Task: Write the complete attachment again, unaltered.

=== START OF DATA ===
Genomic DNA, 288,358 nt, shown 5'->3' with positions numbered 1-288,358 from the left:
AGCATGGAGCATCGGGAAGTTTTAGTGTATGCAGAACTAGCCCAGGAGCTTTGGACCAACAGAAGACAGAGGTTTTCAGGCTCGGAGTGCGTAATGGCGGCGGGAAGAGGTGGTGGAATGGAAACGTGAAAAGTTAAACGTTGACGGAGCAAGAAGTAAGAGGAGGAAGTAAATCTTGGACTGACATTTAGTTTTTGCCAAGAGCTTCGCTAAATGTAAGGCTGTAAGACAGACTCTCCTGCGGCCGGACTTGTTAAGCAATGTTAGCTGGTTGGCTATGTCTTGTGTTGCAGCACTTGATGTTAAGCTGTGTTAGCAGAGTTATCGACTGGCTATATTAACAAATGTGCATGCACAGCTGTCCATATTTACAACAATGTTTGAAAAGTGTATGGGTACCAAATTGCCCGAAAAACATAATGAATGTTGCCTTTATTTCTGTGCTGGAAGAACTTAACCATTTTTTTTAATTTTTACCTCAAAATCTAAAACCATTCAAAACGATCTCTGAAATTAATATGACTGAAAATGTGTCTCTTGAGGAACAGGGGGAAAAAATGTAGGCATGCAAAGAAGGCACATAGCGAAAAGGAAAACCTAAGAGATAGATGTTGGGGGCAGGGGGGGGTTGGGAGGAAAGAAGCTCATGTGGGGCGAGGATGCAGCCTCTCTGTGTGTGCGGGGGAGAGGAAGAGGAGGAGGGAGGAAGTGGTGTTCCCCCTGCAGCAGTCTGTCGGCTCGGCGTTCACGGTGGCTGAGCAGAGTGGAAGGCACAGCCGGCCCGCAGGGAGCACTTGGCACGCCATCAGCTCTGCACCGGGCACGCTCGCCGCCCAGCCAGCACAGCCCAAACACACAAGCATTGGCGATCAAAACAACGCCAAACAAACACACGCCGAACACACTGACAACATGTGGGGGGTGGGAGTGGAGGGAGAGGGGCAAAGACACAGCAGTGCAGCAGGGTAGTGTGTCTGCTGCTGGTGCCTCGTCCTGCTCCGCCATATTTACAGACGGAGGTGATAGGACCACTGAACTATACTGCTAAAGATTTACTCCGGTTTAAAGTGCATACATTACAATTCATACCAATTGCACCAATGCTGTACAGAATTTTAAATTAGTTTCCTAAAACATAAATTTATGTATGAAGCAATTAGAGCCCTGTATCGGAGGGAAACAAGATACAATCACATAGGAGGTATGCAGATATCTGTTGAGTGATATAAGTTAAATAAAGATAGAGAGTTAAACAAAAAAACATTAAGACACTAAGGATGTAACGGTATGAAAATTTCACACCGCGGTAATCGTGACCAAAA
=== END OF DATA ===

Genomic DNA, 288,358 nt, shown 5'->3' with positions numbered 1-288,358 from the left:
AGCATGGAGCATCGGGAAGTTTTAGTGTATGCAGAACTAGCCCAGGAGCTTTGGACCAACAGAAGACAGAGGTTTTCAGGCTCGGAGTGCGTAATGGCGGCGGGAAGAGGTGGTGGAATGGAAACGTGAAAAGTTAAACGTTGACGGAGCAAGAAGTAAGAGGAGGAAGTAAATCTTGGACTGACATTTAGTTTTTGCCAAGAGCTTCGCTAAATGTAAGGCTGTAAGACAGACTCTCCTGCGGCCGGACTTGTTAAGCAATGTTAGCTGGTTGGCTATGTCTTGTGTTGCAGCACTTGATGTTAAGCTGTGTTAGCAGAGTTATCGACTGGCTATATTAACAAATGTGCATGCACAGCTGTCCATATTTACAACAATGTTTGAAAAGTGTATGGGTACCAAATTGCCCGAAAAACATAATGAATGTTGCCTTTATTTCTGTGCTGGAAGAACTTAACCATTTTTTTTAATTTTTACCTCAAAATCTAAAACCATTCAAAACGATCTCTGAAATTAATATGACTGAAAATGTGTCTCTTGAGGAACAGGGGGAAAAAATGTAGGCATGCAAAGAAGGCACATAGCGAAAAGGAAAACCTAAGAGATAGATGTTGGGGGCAGGGGGGGGTTGGGAGGAAAGAAGCTCATGTGGGGCGAGGATGCAGCCTCTCTGTGTGTGCGGGGGAGAGGAAGAGGAGGAGGGAGGAAGTGGTGTTCCCCCTGCAGCAGTCTGTCGGCTCGGCGTTCACGGTGGCTGAGCAGAGTGGAAGGCACAGCCGGCCCGCAGGGAGCACTTGGCACGCCATCAGCTCTGCACCGGGCACGCTCGCCGCCCAGCCAGCACAGCCCAAACACACAAGCATTGGCGATCAAAACAACGCCAAACAAACACACGCCGAACACACTGACAACATGTGGGGGGTGGGAGTGGAGGGAGAGGGGCAAAGACACAGCAGTGCAGCAGGGTAGTGTGTCTGCTGCTGGTGCCTCGTCCTGCTCCGCCATATTTACAGACGGAGGTGATAGGACCACTGAACTATACTGCTAAAGATTTACTCCGGTTTAAAGTGCATACATTACAATTCATACCAATTGCACCAATGCTGTACAGAATTTTAAATTAGTTTCCTAAAACATAAATTTATGTATGAAGCAATTAGAGCCCTGTATCGGAGGGAAACAAGATACAATCACATAGGAGGTATGCAGATATCTGTTGAGTGATATAAGTTAAATAAAGATAGAGAGTTAAACAAAAAAACATTAAGACACTAAGGATGTAACGGTATGAAAATTTCACACCGCGGTAATCGTGACCAAAA